WE ARE AFRICANS:The Human Rights Commission at the People's March in Pieter Roos Park. Photo: Zimasa Mpemnyama

WE ARE AFRICANS: The Human Rights Commission at the People’s March in Pieter Roos Park. Photo: Zimasa Mpemnyama

Thousands of people embraced unity by joining the People’s March to denounce and confront xenophobia yesterday.

Marchers started at Pieter Roos Park in Parktown, moved through parts of the Johannesburg CBD and ended at Mary Fitzgerald Square in Newtown.

On the way people were singing liberation songs and carrying placards with slogans such as “South Africa belongs to all who live in it”, “I found home”, “Fight Xenophobia, fight racism”.

Zwelinzima Vavi said it was important that people were sending out the message that poverty and unemployment are the enemies, not foreign nationals; “This means victory against xenophobia, uniting our people against their real enemy [unemployment] which is not caused by our brothers and sisters [foreign nationals].”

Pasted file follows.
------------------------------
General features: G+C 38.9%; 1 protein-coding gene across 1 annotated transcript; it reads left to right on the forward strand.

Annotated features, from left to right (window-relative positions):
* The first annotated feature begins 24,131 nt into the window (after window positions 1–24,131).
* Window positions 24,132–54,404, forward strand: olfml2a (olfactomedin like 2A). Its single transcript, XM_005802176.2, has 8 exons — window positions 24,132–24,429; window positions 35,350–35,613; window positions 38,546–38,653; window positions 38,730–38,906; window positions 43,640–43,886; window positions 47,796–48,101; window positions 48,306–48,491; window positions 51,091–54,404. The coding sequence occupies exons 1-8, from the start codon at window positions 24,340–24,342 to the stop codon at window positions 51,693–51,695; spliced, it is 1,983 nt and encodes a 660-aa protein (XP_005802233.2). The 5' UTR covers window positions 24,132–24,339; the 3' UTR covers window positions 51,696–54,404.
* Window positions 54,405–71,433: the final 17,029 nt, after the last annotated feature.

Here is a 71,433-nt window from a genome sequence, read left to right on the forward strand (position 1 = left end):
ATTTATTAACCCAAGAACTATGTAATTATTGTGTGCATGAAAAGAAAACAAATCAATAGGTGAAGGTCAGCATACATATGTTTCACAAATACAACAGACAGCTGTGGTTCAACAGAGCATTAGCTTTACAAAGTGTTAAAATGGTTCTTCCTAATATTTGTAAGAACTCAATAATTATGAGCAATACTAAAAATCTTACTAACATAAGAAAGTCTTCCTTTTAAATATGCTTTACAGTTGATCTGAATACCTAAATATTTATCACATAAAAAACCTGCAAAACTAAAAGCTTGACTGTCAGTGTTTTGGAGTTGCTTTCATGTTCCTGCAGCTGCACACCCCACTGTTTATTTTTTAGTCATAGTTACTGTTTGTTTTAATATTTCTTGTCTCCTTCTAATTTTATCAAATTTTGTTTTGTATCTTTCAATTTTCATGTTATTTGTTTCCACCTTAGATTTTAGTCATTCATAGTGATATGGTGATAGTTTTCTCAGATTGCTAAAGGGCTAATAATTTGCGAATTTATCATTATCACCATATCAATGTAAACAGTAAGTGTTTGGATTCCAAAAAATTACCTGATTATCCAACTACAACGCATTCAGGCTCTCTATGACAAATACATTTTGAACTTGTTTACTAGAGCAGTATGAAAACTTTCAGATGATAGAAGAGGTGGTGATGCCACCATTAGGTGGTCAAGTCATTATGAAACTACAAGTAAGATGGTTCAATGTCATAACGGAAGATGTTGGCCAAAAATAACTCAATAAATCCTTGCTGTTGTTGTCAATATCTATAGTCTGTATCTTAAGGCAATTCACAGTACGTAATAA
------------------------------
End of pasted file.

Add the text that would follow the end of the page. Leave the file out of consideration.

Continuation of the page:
African Diaspora Forum Vice Chairperson Jean-Pierre Lukamba said the purpose of the march was to send a message to Africans and the world that not all South Africans are xenophobic; “Right now in Africa many people think South Africans are xenophobic, we are sending a message to the continent that not all are xenophobic and to set an example to perpetrators that they should stop what they are doing.”

In Johannesburg CBD, foreign nationals who did not participate in the march were standing on road pavements, waving and chanting with the marchers, “We want peace!”

Max Sisulu remembered how other African countries supported South Africa during the struggle,   “Africans who are staying in our country deserve our support; we were in their countries during the struggle, they gave us home and all the support we needed.”

The march was organised by a coalition of African Diaspora Forum, Gauteng Office of the Premier, City of Johannesburg and major social movements such as Treatment Action Campaign, Equal Education, as well as organisations such as Section 27, Corruption Watch and Doctors Without Boarders.